Where the extent of the damage cannot be determined by any other means, the court may set the compensation in fairness and reasonableness at a lump sum. Alternatively, the court may order the handing over of the infringing goods and, in appropriate cases, of the materials and tools principally used in the creation or manufacture of those goods.
Publication of court decision – The court may also order the publication of the judgment or a summary in or outside the infringer’s premises, and in newspapers or in any other manner, at the infringer’s expense.
Accelerated action on the merits (cease-and-desist action)
The trade secrets holder can decide to bring an accelerated action on the merits (cease-and-desist action) before the president of the enterprise court (or the labour court, as the case may be) who may may order the same injunctions and corrective measures as the judge in an ordinary action on the merits, but no damages. This procedure does not require proof of urgency and is typically faster as it can lead up to an enforceable judgment in a couple weeks to a couple of months depending on inter alia the complexity of the case.
In cases of urgency, trade secret holders can obtain provisional measures through summary proceedings before the president of the competent court who may order to seizure or surrender of the infringing goods, including imported goods, as well as the cessation or the prohibition of the use or disclosure of the trade secret on a provisional basis and the prohibition of producing, offering, placing on the marketing, using infringing goods, or importing, exporting or storing them for these purposes. The president of the court must balance the interests of the parties and assess the proportionality of the measures taking into account the same circumstances as in the case of an action on the merits.
The provisional measures shall be revoked or cease to have effect at the request of the defendant if:
- the plaintiff does not institute proceedings on the merits before a competent court within a reasonable period determined by the court or, failing this, within a period not exceeding twenty working days or thirty-one calendar days, whichever is longer from the service of the order;
- the information in question no longer meets the conditions for protection as a trade secret on grounds that are not attributable to the defendant.
If the provisional measures are revoked, or if they lapse due to any act or omission of the plaintiff, or if it is later established that there was no unlawful acquisition, use or disclosure of the trade secret or threat of such conduct, the court may, at the request of the defendant or an aggrieved third party, order the plaintiff to compensate the defendant or the aggrieved third party appropriately for the damage caused by these measures. To secure this compensation for all damages suffered by the defendant and, if applicable, by other persons affected by the measures, the court may make the provisional measures conditional on the plaintiff providing adequate security or an equivalent guarantee.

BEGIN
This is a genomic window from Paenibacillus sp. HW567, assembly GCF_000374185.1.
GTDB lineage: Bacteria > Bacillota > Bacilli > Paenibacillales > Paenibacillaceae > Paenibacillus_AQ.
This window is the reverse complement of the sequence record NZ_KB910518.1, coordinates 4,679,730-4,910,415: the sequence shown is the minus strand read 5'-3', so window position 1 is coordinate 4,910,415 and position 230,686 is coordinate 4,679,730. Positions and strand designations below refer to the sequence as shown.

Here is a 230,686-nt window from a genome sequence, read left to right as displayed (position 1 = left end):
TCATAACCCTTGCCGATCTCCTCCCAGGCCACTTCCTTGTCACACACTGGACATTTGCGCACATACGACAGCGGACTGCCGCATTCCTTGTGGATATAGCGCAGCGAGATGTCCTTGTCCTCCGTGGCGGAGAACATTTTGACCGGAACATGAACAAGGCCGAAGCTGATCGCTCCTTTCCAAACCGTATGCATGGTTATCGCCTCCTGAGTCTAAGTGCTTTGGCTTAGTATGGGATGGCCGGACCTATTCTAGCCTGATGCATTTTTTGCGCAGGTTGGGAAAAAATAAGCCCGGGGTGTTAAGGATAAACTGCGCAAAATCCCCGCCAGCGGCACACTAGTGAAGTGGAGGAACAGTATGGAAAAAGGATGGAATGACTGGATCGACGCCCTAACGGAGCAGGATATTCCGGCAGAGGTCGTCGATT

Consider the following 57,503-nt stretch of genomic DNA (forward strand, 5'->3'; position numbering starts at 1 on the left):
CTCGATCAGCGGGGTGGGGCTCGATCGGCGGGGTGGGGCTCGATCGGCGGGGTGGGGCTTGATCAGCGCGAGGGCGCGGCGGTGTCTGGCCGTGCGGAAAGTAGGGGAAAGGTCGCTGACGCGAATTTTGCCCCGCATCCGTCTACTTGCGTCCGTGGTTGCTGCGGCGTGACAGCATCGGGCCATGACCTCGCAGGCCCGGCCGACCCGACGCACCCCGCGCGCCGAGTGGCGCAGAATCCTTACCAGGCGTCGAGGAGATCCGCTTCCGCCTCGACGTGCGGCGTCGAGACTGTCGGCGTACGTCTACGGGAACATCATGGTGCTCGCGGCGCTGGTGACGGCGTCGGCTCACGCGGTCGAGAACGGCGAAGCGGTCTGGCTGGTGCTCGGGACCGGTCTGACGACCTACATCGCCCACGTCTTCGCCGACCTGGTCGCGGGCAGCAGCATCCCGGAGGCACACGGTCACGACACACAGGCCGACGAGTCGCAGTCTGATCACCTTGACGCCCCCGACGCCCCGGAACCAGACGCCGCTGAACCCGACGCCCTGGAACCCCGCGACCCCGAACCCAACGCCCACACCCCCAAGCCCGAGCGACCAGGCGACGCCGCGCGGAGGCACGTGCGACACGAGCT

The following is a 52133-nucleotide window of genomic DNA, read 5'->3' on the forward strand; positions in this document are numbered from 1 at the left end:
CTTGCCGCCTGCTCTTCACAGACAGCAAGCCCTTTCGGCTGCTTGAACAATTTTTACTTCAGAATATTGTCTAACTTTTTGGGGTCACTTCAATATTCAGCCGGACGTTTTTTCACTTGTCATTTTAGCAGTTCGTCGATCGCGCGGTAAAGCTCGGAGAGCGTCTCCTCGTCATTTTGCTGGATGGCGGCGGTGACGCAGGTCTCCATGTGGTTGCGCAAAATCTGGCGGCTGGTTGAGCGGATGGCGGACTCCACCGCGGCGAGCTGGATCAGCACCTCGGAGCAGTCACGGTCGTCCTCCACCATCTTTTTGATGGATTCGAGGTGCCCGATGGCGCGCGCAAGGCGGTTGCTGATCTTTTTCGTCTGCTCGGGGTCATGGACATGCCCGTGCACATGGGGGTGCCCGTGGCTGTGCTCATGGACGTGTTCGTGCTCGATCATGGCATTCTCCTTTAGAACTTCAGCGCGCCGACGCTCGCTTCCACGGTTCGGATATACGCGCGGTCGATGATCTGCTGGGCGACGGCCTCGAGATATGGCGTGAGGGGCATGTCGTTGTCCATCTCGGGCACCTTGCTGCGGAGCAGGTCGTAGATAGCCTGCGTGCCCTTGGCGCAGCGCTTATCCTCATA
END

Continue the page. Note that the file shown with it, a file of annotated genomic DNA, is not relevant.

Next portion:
Statute of limitations
In principle, claims relating to trade secrets expire after five years. The five-year statute of limitations starts on the day following the day on which the plaintiff has knowledge of (1) the conduct and the fact that such conduct constitutes an unlawful acquisition, use or disclosure of a trade secret; and (2) the identity of the infringer. However, claims arising from an employment contract expire one year after the termination of the employment contract or five years after the fact from which the claim arose, where the latter may not exceed one year after the termination of the employment contract. In addition, accelerated actions on the merits are subject to a one-year limitation period. In any event, claims relating to trade secrets expire twenty years from the day following that on which the unlawful acquisition, use or disclosure occurred.
The European Union Intellectual Property Office (EUIPO) has recently published a study covering the trade secrets litigation trends in the EU. The most commonly granted measure on the merits in the EU is an order for the cessation of use of the trade secret. Publication measures are denied in most of the cases. The destruction of the documents or goods is more often denied than granted. The study further reports 59 proceedings concerning trade secrets in Belgium in the period from 1 January 2017 to 31 October 2022. 30% of the infringement claims in these proceedings were successful. Among the identified claims, 21% were for unauthorised acquisition based on direct unauthorised access, 36% were for breach of a confidentiality agreement, and 23% were for unauthorised use or disclosure based on unauthorised acquisition. Requests for the injunctive measure of cessation and prohibition on use of the trade secret were denied in 29 instances and granted in 18 instances.
In part four of our Trade Secrets Series we will elaborate on the position of trade secrets in the employer-employee relationship.
For any questions or assistance, please reach out to our
Intellectual Property Team | IP@simontbraun.eu – +32 (0)2 543 70 80
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This newsletter is not a legal advice or a legal opinion. You should seek advice from a legal counsel of your choice before acting upon any of the information in this newsletter.